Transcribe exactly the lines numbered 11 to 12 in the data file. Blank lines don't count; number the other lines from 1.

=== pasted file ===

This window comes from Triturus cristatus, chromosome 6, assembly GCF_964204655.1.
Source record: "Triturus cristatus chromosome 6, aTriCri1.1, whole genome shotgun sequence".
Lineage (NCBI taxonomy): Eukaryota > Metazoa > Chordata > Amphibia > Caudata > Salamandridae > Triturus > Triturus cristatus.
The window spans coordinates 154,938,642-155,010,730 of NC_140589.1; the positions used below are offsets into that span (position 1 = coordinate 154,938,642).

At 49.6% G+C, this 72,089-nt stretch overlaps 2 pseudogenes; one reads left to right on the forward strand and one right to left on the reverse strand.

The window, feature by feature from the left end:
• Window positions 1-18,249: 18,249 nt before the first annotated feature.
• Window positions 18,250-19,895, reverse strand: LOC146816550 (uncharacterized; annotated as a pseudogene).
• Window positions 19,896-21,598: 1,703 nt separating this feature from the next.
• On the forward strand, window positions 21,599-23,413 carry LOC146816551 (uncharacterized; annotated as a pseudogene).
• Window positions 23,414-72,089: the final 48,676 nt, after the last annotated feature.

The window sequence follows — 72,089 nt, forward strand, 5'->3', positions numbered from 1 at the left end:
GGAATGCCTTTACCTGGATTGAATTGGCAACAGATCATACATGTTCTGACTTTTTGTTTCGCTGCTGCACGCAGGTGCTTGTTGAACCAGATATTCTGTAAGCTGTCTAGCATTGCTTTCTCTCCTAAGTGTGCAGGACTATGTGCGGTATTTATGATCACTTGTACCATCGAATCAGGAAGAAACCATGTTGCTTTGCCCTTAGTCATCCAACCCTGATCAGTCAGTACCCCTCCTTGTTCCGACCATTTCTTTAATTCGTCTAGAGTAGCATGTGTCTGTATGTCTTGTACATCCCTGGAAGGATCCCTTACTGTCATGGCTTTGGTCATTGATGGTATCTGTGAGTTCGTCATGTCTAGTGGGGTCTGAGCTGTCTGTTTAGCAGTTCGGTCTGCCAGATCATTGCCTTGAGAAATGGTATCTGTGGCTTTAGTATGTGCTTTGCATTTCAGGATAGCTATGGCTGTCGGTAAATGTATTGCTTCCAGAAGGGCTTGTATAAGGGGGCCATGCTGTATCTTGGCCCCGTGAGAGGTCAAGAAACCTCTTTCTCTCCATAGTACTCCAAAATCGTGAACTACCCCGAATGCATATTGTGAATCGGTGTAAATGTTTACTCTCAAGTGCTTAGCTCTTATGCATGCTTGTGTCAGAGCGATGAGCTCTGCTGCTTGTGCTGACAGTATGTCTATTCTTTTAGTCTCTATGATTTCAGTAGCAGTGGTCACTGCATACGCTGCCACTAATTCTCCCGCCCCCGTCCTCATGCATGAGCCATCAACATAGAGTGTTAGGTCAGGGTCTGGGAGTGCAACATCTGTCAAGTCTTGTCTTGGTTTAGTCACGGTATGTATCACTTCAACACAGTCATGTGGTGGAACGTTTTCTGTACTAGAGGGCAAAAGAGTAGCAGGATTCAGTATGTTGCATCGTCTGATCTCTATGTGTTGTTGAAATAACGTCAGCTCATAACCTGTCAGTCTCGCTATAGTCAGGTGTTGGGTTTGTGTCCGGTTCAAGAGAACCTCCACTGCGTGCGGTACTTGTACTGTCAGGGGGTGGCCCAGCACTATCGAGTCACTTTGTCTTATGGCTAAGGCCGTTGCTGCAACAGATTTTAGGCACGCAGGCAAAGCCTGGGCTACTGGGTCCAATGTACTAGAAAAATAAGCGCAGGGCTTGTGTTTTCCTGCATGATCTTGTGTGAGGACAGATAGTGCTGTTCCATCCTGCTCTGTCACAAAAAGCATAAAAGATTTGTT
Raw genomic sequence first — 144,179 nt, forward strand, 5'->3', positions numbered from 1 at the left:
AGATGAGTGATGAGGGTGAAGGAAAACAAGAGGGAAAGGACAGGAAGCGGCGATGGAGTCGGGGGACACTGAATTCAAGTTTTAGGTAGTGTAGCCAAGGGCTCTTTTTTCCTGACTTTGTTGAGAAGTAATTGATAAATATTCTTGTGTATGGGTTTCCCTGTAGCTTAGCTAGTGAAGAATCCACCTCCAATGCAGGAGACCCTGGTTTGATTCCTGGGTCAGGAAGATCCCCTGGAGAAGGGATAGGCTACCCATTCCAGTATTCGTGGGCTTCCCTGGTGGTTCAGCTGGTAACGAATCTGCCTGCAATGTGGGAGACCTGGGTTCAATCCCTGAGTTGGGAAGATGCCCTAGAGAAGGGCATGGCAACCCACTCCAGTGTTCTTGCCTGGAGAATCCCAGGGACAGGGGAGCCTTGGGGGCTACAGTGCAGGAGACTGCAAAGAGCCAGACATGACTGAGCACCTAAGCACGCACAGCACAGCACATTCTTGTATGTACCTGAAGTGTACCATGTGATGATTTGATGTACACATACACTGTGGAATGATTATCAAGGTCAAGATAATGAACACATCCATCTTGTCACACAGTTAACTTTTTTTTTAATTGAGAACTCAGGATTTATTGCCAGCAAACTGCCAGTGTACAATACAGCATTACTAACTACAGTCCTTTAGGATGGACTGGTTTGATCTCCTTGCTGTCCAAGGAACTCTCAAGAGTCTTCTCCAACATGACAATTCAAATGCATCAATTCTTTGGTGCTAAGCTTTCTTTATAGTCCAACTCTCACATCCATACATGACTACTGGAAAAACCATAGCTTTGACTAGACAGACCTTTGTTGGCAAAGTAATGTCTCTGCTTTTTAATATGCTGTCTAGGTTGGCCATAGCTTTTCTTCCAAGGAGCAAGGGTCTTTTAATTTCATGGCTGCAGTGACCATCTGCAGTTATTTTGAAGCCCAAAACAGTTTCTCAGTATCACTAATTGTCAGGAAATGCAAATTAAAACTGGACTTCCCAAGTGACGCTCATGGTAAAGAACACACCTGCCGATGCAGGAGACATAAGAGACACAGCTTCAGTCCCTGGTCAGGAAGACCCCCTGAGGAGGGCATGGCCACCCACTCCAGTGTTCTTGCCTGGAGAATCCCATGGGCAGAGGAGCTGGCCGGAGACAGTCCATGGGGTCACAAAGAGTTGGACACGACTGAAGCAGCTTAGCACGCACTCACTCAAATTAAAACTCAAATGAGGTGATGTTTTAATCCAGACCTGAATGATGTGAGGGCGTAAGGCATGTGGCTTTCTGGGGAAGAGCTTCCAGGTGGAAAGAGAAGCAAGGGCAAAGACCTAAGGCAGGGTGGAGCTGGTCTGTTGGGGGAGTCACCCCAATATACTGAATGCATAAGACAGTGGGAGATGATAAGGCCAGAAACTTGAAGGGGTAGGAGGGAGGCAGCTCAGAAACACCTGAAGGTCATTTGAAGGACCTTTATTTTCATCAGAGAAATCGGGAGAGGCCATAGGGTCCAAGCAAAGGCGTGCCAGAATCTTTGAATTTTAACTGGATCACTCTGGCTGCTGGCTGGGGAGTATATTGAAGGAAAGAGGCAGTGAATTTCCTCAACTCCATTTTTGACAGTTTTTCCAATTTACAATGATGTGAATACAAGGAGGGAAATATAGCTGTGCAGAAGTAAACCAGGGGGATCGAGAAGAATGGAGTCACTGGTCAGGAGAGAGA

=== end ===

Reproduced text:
• Window positions 23,414-72,089: the final 48,676 nt, after the last annotated feature.

The window sequence follows — 72,089 nt, forward strand, 5'->3', positions numbered from 1 at the left end: